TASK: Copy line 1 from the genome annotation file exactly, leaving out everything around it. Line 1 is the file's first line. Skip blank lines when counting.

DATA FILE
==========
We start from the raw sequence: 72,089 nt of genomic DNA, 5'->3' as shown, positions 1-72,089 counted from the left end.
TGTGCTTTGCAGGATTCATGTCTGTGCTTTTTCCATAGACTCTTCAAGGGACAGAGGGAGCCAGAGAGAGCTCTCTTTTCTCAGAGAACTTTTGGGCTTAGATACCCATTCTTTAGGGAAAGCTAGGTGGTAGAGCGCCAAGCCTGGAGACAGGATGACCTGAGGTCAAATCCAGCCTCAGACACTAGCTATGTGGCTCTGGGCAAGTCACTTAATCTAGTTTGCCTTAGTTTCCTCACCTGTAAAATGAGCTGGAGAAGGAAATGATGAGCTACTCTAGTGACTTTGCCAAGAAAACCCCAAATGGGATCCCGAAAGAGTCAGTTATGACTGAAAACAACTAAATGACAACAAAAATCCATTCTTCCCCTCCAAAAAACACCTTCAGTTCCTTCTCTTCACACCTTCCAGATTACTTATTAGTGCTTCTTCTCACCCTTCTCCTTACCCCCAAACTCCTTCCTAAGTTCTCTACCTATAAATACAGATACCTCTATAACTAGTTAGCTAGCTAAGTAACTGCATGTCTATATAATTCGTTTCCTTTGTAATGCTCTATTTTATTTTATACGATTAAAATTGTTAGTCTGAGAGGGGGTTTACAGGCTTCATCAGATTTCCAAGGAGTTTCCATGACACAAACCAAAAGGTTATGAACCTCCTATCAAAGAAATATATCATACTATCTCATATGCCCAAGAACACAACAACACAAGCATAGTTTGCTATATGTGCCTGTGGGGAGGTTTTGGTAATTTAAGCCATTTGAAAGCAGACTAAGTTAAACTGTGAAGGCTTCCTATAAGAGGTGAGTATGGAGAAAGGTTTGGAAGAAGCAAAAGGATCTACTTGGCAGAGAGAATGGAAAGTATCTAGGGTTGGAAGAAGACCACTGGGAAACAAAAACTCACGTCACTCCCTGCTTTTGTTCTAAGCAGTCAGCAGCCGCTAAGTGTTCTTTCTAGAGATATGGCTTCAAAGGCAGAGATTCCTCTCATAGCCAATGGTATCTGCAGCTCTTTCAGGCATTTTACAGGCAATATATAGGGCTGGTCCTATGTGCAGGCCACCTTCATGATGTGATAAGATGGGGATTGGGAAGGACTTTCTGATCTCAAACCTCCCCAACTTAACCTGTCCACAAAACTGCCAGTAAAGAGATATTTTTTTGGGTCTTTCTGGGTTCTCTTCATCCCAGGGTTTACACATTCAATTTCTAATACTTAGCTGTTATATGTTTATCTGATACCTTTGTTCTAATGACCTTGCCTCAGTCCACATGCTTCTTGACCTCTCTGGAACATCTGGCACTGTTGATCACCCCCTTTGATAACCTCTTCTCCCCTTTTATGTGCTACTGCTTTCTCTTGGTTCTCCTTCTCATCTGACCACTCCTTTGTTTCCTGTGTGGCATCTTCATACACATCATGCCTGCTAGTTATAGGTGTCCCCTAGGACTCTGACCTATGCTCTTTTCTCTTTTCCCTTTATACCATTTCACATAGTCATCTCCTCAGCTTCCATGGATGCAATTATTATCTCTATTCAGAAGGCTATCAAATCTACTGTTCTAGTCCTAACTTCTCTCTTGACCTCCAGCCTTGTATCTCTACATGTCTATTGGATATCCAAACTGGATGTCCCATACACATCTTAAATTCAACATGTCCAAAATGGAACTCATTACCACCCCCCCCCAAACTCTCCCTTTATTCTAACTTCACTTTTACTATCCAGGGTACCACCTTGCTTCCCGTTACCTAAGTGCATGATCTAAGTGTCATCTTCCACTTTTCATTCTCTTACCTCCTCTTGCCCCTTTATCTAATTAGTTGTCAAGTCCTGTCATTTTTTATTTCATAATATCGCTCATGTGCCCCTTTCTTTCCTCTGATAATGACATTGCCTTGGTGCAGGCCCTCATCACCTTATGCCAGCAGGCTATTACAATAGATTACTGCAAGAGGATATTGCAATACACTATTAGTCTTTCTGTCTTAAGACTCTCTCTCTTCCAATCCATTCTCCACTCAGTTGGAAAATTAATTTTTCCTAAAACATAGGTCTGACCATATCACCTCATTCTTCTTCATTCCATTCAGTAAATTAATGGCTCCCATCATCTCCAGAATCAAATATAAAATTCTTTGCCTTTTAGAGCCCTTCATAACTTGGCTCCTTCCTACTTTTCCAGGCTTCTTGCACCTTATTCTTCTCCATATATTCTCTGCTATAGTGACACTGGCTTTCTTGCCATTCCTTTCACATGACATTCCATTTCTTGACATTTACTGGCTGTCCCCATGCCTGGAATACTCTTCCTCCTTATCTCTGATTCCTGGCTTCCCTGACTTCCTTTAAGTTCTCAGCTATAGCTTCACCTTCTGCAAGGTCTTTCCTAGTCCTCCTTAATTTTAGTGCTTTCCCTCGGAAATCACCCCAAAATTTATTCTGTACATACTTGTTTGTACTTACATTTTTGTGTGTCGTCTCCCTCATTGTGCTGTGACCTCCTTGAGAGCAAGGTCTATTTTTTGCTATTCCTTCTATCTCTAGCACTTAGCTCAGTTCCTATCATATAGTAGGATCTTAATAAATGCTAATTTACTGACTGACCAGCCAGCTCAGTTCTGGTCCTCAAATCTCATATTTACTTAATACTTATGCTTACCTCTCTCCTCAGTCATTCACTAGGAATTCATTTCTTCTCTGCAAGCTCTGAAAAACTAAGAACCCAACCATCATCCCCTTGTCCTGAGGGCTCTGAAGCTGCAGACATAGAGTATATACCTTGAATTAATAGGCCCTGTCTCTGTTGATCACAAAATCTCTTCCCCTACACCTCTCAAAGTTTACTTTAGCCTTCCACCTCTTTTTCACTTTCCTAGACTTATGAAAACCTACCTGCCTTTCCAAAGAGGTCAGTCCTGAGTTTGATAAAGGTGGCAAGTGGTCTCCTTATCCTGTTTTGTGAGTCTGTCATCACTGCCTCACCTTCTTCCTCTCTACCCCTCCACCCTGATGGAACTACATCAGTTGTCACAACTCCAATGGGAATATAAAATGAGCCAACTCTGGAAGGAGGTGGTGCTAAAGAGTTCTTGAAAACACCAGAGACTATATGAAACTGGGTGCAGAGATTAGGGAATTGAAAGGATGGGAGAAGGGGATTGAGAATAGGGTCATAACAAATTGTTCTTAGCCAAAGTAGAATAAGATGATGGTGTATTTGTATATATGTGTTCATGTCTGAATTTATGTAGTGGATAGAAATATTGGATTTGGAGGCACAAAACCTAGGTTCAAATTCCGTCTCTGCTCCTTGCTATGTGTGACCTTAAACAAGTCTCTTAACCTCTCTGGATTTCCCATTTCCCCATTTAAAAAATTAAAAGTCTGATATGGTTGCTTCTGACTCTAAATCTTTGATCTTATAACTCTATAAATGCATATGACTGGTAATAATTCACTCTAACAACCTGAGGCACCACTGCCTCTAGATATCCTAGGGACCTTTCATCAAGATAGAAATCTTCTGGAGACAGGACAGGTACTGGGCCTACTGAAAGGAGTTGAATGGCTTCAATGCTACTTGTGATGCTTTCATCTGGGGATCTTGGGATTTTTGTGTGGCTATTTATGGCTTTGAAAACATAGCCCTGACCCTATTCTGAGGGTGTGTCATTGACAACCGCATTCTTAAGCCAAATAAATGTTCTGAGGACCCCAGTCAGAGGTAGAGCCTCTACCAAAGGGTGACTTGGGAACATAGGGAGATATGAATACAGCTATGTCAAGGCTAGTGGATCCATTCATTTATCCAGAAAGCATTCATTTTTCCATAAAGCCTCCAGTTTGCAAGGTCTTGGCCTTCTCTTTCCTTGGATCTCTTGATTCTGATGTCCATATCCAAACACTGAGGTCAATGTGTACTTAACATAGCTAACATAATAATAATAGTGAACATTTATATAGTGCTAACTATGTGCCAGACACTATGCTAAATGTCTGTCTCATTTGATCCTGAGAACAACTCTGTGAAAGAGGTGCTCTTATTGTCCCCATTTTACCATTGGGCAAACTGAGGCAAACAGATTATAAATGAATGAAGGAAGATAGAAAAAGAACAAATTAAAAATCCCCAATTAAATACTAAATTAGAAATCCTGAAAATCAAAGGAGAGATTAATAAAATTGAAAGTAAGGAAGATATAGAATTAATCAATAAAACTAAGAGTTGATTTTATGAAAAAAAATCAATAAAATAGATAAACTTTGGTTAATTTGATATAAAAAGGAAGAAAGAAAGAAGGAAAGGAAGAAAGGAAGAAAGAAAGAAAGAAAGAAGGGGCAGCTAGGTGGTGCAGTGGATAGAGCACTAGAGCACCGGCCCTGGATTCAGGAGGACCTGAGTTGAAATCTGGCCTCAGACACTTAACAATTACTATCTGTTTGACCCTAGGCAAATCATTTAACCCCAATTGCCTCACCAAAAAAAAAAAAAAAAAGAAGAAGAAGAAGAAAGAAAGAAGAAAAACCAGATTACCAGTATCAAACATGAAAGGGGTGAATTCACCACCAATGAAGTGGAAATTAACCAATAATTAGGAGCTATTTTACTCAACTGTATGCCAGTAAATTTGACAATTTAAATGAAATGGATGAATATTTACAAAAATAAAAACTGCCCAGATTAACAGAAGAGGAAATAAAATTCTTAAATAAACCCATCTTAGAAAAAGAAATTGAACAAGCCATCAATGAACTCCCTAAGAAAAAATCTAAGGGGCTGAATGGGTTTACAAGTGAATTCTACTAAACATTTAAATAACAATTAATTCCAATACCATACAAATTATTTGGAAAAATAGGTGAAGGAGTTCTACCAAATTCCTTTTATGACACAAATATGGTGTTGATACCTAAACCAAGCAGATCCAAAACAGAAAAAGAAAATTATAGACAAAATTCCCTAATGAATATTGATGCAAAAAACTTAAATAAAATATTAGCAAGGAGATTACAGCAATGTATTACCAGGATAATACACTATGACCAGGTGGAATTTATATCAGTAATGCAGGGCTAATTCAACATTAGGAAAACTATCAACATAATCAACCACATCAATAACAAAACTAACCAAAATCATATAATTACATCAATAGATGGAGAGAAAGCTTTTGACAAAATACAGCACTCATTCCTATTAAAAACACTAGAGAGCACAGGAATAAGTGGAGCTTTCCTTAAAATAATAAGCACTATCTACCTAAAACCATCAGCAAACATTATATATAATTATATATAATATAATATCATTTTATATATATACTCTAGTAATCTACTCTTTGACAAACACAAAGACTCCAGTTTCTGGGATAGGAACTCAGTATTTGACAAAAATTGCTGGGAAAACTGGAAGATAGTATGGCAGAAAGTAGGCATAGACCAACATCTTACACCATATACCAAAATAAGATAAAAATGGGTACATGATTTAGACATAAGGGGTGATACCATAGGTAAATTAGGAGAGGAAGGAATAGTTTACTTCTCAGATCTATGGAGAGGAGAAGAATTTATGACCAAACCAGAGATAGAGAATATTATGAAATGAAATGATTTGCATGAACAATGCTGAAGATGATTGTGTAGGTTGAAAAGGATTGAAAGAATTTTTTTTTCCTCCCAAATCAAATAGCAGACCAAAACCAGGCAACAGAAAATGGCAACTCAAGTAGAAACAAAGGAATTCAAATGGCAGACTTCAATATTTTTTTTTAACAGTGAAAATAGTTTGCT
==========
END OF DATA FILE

We start from the raw sequence: 72,089 nt of genomic DNA, 5'->3' as shown, positions 1-72,089 counted from the left end.